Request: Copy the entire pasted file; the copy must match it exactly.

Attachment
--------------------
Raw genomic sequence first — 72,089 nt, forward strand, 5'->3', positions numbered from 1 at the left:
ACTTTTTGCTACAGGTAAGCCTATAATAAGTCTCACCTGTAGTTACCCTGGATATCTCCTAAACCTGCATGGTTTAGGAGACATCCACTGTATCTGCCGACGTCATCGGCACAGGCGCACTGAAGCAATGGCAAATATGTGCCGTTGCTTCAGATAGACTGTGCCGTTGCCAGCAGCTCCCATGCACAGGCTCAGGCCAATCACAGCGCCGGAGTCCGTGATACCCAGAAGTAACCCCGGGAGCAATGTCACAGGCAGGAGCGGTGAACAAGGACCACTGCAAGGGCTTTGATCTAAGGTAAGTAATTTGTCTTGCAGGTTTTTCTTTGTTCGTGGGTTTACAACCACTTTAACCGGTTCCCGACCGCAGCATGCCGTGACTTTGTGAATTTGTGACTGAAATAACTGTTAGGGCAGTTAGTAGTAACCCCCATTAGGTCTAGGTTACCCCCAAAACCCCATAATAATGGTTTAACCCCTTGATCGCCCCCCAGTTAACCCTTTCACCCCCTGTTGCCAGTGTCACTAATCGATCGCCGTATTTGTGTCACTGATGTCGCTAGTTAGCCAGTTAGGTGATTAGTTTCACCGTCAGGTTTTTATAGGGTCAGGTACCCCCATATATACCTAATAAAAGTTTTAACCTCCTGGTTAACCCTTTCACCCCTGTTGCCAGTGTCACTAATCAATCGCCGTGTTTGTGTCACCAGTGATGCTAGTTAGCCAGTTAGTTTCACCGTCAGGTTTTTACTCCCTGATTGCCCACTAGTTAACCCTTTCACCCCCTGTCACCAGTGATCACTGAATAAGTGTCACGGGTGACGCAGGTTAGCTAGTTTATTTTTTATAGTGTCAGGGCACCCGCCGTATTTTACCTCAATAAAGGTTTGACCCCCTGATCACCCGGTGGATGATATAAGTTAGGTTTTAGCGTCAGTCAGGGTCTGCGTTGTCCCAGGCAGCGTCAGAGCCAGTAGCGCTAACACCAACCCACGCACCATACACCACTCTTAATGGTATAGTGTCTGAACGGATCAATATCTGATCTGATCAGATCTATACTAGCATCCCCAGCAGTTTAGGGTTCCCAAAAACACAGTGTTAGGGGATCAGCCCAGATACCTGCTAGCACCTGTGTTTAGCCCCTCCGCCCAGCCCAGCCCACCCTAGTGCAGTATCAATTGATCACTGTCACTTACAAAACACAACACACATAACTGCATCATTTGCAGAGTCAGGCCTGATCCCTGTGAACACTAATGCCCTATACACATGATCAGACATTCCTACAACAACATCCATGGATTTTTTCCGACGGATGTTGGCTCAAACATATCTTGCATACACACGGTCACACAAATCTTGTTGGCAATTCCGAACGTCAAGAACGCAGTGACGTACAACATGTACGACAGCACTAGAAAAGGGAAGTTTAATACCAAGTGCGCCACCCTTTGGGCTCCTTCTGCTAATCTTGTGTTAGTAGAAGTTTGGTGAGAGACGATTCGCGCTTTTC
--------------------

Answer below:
Raw genomic sequence first — 72,089 nt, forward strand, 5'->3', positions numbered from 1 at the left:
ACTTTTTGCTACAGGTAAGCCTATAATAAGTCTCACCTGTAGTTACCCTGGATATCTCCTAAACCTGCATGGTTTAGGAGACATCCACTGTATCTGCCGACGTCATCGGCACAGGCGCACTGAAGCAATGGCAAATATGTGCCGTTGCTTCAGATAGACTGTGCCGTTGCCAGCAGCTCCCATGCACAGGCTCAGGCCAATCACAGCGCCGGAGTCCGTGATACCCAGAAGTAACCCCGGGAGCAATGTCACAGGCAGGAGCGGTGAACAAGGACCACTGCAAGGGCTTTGATCTAAGGTAAGTAATTTGTCTTGCAGGTTTTTCTTTGTTCGTGGGTTTACAACCACTTTAACCGGTTCCCGACCGCAGCATGCCGTGACTTTGTGAATTTGTGACTGAAATAACTGTTAGGGCAGTTAGTAGTAACCCCCATTAGGTCTAGGTTACCCCCAAAACCCCATAATAATGGTTTAACCCCTTGATCGCCCCCCAGTTAACCCTTTCACCCCCTGTTGCCAGTGTCACTAATCGATCGCCGTATTTGTGTCACTGATGTCGCTAGTTAGCCAGTTAGGTGATTAGTTTCACCGTCAGGTTTTTATAGGGTCAGGTACCCCCATATATACCTAATAAAAGTTTTAACCTCCTGGTTAACCCTTTCACCCCTGTTGCCAGTGTCACTAATCAATCGCCGTGTTTGTGTCACCAGTGATGCTAGTTAGCCAGTTAGTTTCACCGTCAGGTTTTTACTCCCTGATTGCCCACTAGTTAACCCTTTCACCCCCTGTCACCAGTGATCACTGAATAAGTGTCACGGGTGACGCAGGTTAGCTAGTTTATTTTTTATAGTGTCAGGGCACCCGCCGTATTTTACCTCAATAAAGGTTTGACCCCCTGATCACCCGGTGGATGATATAAGTTAGGTTTTAGCGTCAGTCAGGGTCTGCGTTGTCCCAGGCAGCGTCAGAGCCAGTAGCGCTAACACCAACCCACGCACCATACACCACTCTTAATGGTATAGTGTCTGAACGGATCAATATCTGATCTGATCAGATCTATACTAGCATCCCCAGCAGTTTAGGGTTCCCAAAAACACAGTGTTAGGGGATCAGCCCAGATACCTGCTAGCACCTGTGTTTAGCCCCTCCGCCCAGCCCAGCCCACCCTAGTGCAGTATCAATTGATCACTGTCACTTACAAAACACAACACACATAACTGCATCATTTGCAGAGTCAGGCCTGATCCCTGTGAACACTAATGCCCTATACACATGATCAGACATTCCTACAACAACATCCATGGATTTTTTCCGACGGATGTTGGCTCAAACATATCTTGCATACACACGGTCACACAAATCTTGTTGGCAATTCCGAACGTCAAGAACGCAGTGACGTACAACATGTACGACAGCACTAGAAAAGGGAAGTTTAATACCAAGTGCGCCACCCTTTGGGCTCCTTCTGCTAATCTTGTGTTAGTAGAAGTTTGGTGAGAGACGATTCGCGCTTTTC